No one inherits people power legacy
IN A FEW weeks, Filipinos will celebrate the 30th anniversary of the outbreak of the bloodless Edsa People Power Revolution on Feb. 22-25, 1986, marking the collapse of President Ferdinand Marcos’ dictatorship era of 14 years.
By sheer coincidence, the Philippine Daily Inquirer (PDI), which was founded on Dec. 9, 1985, just over two months before Marcos, his family and entourage, fled to Honolulu for asylum, thanks to his friend, US President Ronald Reagan, ended on Thursday two weeks of mourning the demise on Dec. 24, 2015, of its editor in chief of 24 years, Leticia Jimenez-Magsanoc. For members of the Inquirer staff, her departure marked an untimely changing of the guard.
For her contributions to Philippine journalism, she received tributes from colleagues in the Inquirer and public officials, including President Aquino.
Fr. Tito Caluag, in his homily at the last Mass for her at the PDI office, said the PDI’s tribute to her was not only a recognition of her contributions to Philippine journalism but also a “promise that (the PDI) will not allow (the Marcos martial law era) to be forgotten”—a story Magsanoc “lived for and which she was willing to die for.”
Caluag challenged those whom Magsanoc had mentored and inspired “to do her honor and great service by making sure that the story (of the struggle by Filipinos to end the dictatorship) is not forgotten.”
It is not my purpose to make this recollection to pay fulsome tribute to Magsanoc’s qualities and integrity as a journalist, already amply expressed by my peers.
I can’t claim being close to her, but in our professional relationship in the Inquirer—she as editor and I as an opinion writer and member of the editorial board—I best remember two things in this division of functions in the newspaper: First, she never interfered with my editorial independence vis-à-vis criticism of the sitting government (from the regime of President Estrada up to the time of President Aquino). She as well respected and trusted the independence of the opinion writers.
The other creed—a very important one—that I shared with Magsanoc in the course of our discussions of editorial policy on the editorial board, is the principle that it is completely in bad taste and improper for journalists to project themselves in the news report.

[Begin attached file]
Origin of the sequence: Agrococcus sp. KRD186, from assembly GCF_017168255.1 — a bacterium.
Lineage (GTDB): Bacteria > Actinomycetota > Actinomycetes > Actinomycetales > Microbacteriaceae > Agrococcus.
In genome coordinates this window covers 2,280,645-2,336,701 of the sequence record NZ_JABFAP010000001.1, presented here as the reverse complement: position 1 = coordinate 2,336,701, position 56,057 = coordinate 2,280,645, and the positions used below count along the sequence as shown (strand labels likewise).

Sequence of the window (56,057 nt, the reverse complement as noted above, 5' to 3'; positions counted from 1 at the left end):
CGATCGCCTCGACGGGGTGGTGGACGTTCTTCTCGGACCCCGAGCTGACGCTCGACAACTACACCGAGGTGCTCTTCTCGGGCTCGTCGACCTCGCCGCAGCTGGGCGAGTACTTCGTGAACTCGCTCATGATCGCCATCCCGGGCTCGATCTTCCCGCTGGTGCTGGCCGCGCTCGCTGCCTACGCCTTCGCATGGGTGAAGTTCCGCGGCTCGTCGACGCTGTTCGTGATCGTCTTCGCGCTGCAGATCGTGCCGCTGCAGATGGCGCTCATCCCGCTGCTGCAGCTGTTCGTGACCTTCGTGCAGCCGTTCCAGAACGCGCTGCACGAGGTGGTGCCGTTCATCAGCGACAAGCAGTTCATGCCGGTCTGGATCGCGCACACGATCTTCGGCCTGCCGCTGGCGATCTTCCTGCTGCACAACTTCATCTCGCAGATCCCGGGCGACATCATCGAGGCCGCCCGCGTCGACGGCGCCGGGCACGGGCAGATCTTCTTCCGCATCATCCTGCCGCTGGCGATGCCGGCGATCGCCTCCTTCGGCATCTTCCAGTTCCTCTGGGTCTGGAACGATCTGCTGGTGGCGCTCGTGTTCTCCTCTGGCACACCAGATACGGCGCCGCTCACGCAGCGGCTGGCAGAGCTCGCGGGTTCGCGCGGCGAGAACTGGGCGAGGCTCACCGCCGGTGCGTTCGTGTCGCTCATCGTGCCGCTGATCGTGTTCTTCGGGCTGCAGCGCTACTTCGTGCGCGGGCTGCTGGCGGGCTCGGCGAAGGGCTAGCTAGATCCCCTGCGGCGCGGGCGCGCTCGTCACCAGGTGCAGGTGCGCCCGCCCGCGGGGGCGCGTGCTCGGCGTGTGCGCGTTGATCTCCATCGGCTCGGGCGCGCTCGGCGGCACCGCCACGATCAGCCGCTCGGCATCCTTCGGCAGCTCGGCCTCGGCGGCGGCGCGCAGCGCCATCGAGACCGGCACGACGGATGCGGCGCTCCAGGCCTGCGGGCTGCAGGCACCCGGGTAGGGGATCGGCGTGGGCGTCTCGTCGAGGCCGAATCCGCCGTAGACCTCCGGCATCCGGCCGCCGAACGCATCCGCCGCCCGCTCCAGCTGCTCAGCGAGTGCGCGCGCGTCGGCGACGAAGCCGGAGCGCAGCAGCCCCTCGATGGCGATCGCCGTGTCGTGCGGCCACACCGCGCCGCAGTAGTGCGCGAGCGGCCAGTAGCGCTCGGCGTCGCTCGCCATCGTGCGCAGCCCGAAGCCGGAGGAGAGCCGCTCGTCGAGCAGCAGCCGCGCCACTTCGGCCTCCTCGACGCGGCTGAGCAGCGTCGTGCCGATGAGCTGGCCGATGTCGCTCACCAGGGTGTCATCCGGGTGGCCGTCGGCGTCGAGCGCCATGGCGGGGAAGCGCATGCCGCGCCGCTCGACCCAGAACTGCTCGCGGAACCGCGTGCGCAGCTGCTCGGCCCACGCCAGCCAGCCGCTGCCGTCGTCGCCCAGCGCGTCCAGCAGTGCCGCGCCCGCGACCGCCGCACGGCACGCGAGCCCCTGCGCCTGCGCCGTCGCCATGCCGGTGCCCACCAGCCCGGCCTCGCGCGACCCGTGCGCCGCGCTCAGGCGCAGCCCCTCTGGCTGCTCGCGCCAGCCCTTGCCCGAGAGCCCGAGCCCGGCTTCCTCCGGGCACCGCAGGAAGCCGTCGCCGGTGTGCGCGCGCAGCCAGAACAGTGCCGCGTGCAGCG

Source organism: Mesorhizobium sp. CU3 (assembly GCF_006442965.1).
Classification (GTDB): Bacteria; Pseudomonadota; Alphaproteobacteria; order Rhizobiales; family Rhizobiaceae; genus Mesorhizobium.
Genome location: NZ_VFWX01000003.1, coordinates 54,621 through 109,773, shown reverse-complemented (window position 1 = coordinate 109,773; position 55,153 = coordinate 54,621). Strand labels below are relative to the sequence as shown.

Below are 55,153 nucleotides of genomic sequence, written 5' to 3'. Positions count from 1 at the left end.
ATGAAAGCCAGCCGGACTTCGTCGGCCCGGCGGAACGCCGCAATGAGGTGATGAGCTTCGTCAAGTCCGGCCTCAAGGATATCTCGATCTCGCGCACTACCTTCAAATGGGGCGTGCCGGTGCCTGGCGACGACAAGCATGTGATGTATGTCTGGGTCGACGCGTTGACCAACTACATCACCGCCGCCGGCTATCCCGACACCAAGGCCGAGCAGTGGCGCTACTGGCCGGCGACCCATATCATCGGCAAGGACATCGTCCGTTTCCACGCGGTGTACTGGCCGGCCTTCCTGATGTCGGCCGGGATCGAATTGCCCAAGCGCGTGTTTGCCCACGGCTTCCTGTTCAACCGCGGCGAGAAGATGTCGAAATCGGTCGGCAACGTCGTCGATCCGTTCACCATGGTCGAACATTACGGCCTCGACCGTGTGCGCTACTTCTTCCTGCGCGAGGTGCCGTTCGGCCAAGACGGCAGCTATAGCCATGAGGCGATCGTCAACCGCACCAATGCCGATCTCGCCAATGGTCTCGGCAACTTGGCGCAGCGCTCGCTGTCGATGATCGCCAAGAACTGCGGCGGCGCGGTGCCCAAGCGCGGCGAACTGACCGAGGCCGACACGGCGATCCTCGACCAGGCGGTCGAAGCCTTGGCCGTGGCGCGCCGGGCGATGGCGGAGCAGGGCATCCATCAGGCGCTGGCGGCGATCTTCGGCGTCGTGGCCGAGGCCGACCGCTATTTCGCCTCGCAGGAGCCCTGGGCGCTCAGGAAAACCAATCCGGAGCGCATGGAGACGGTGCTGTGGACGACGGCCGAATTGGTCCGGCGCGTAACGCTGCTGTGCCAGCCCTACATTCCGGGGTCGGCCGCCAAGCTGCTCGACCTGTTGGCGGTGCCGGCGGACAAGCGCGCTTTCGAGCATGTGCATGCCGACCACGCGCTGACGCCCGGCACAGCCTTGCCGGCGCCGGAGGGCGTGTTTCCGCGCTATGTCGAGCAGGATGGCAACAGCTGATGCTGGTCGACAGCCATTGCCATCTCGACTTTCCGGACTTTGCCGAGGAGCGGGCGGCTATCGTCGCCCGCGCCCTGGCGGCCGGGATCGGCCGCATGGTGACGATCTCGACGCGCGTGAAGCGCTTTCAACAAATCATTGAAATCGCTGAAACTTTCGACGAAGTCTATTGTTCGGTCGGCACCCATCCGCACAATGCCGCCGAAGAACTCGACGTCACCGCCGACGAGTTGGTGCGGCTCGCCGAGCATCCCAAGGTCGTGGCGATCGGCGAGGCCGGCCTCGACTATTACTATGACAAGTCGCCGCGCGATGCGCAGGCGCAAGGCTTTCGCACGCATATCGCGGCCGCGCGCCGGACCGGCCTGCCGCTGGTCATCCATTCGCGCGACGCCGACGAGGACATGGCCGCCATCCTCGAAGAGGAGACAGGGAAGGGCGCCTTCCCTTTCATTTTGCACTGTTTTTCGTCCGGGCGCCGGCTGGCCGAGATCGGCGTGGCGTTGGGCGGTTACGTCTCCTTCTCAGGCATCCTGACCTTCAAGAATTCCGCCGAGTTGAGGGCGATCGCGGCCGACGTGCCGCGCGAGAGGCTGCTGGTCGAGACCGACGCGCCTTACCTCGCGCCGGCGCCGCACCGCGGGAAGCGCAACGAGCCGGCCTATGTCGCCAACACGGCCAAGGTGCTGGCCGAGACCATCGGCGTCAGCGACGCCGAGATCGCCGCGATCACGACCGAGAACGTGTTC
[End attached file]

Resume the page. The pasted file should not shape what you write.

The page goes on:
News is about objective events—not about our relatives and/or friends. Who cares about them? We write news, events and hard facts, and we write about events which affect general public interests.
The sacrosanct dictum for journalists is: Stay out of the news. We are not newsmakers. We don’t run governments, although there are some of us who like to believe we set the agenda of public debate and political and social change.
After all, if we really examine our intervention in public affairs, we are reminded that our function as a gadfly of society is what some media pundits put it: Torment the rulers and defend the afflicted from their tormentors.
In the process of our self-examination of our journalistic functions to investigate venalities in public office and corrupt public transactions, we are confronted by issues raised by critics of the media, such as who elected journalists to hold elected officials accountable for their performance in public service?
The mandate of the press to pursue inquiries into public office performance flows from the Bill of Rights of the 1987 Constitution that guarantees freedom of speech but at the same time sets out limits against abuse of the these rights.
No heir to legacy
In the lead up to the 30th anniversary of 1986 Edsa People Power Revolution, some issues were raised about who appointed the Inquirer as the custodian and torchbearer of the legacy of Edsa I.
Edsa I was the most historical turning point in the Philippine political regime in the postwar years—a fundamental departure from the two-party system that prevailed before Edsa I.
It not only marked the downfall of the dictatorship but also the Edsa tradition under which the Filipinos exercised directly for the first time their sovereign right to determine the shape of their government and who should be their rulers in their new system.
The media, emancipated from the martial law framework of the dictatorship by masses of people in the streets, figured prominently as the cutting edge of this people power movement. The untrammeled media reported the narrative of this movement.
Thirty years after Edsa I, the media are confronted with questions over whether people power has led Philippine democracy to a stable political system capable of achieving sustained economic growth that reduces poverty, and that closes the abysmal social gap between the rich and the poor.
As the country enters a presidential election in May next year, doubts persist over whether people power is the correct formula for economic growth that leaves no social growth behind.
There is no sign that we have found a new paradigm to replace the people power tradition.
This is not the time to celebrate people power. The lineup of presidential candidates in next year’s election offers little promise for hope. No one inherits the people power legacy.
(This is an update to correct the name of the priest from Tito Calauag to Caluag.)